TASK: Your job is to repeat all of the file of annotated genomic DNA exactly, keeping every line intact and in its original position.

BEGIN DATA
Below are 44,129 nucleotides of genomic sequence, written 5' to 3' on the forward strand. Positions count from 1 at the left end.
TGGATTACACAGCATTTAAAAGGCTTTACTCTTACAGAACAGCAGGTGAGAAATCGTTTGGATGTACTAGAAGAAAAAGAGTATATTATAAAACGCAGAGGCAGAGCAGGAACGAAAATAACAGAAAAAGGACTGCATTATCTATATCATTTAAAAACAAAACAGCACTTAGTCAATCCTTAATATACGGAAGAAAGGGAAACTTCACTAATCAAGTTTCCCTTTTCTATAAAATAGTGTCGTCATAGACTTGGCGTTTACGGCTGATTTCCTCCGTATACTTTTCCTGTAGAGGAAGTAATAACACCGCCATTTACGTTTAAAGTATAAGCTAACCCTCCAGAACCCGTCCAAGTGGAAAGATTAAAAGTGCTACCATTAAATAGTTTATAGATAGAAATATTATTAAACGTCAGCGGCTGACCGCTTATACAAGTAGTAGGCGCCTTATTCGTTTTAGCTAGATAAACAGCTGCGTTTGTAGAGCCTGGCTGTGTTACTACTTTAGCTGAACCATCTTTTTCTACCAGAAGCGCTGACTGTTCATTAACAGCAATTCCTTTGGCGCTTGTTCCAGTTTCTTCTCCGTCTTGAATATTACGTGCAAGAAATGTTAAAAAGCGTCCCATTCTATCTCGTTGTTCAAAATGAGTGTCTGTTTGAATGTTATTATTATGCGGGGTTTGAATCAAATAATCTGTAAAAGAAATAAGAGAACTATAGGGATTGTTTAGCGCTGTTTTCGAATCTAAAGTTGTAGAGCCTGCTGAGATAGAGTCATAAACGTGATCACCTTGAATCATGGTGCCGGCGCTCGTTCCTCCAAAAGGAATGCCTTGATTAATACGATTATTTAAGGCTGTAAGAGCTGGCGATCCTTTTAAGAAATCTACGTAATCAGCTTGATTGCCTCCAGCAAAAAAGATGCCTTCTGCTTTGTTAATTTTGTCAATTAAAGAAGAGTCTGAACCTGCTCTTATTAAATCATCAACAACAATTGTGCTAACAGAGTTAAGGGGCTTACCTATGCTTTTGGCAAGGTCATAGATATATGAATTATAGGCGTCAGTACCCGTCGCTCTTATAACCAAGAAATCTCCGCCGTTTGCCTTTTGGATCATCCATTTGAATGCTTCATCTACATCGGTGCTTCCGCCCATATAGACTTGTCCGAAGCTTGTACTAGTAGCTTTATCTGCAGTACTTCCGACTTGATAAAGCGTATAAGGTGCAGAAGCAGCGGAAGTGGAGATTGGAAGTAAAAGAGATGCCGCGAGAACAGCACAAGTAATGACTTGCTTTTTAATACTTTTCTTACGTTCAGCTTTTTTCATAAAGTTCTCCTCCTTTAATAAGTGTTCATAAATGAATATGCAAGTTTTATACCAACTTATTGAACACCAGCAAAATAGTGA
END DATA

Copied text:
Below are 44,129 nucleotides of genomic sequence, written 5' to 3' on the forward strand. Positions count from 1 at the left end.
TGGATTACACAGCATTTAAAAGGCTTTACTCTTACAGAACAGCAGGTGAGAAATCGTTTGGATGTACTAGAAGAAAAAGAGTATATTATAAAACGCAGAGGCAGAGCAGGAACGAAAATAACAGAAAAAGGACTGCATTATCTATATCATTTAAAAACAAAACAGCACTTAGTCAATCCTTAATATACGGAAGAAAGGGAAACTTCACTAATCAAGTTTCCCTTTTCTATAAAATAGTGTCGTCATAGACTTGGCGTTTACGGCTGATTTCCTCCGTATACTTTTCCTGTAGAGGAAGTAATAACACCGCCATTTACGTTTAAAGTATAAGCTAACCCTCCAGAACCCGTCCAAGTGGAAAGATTAAAAGTGCTACCATTAAATAGTTTATAGATAGAAATATTATTAAACGTCAGCGGCTGACCGCTTATACAAGTAGTAGGCGCCTTATTCGTTTTAGCTAGATAAACAGCTGCGTTTGTAGAGCCTGGCTGTGTTACTACTTTAGCTGAACCATCTTTTTCTACCAGAAGCGCTGACTGTTCATTAACAGCAATTCCTTTGGCGCTTGTTCCAGTTTCTTCTCCGTCTTGAATATTACGTGCAAGAAATGTTAAAAAGCGTCCCATTCTATCTCGTTGTTCAAAATGAGTGTCTGTTTGAATGTTATTATTATGCGGGGTTTGAATCAAATAATCTGTAAAAGAAATAAGAGAACTATAGGGATTGTTTAGCGCTGTTTTCGAATCTAAAGTTGTAGAGCCTGCTGAGATAGAGTCATAAACGTGATCACCTTGAATCATGGTGCCGGCGCTCGTTCCTCCAAAAGGAATGCCTTGATTAATACGATTATTTAAGGCTGTAAGAGCTGGCGATCCTTTTAAGAAATCTACGTAATCAGCTTGATTGCCTCCAGCAAAAAAGATGCCTTCTGCTTTGTTAATTTTGTCAATTAAAGAAGAGTCTGAACCTGCTCTTATTAAATCATCAACAACAATTGTGCTAACAGAGTTAAGGGGCTTACCTATGCTTTTGGCAAGGTCATAGATATATGAATTATAGGCGTCAGTACCCGTCGCTCTTATAACCAAGAAATCTCCGCCGTTTGCCTTTTGGATCATCCATTTGAATGCTTCATCTACATCGGTGCTTCCGCCCATATAGACTTGTCCGAAGCTTGTACTAGTAGCTTTATCTGCAGTACTTCCGACTTGATAAAGCGTATAAGGTGCAGAAGCAGCGGAAGTGGAGATTGGAAGTAAAAGAGATGCCGCGAGAACAGCACAAGTAATGACTTGCTTTTTAATACTTTTCTTACGTTCAGCTTTTTTCATAAAGTTCTCCTCCTTTAATAAGTGTTCATAAATGAATATGCAAGTTTTATACCAACTTATTGAACACCAGCAAAATAGTGA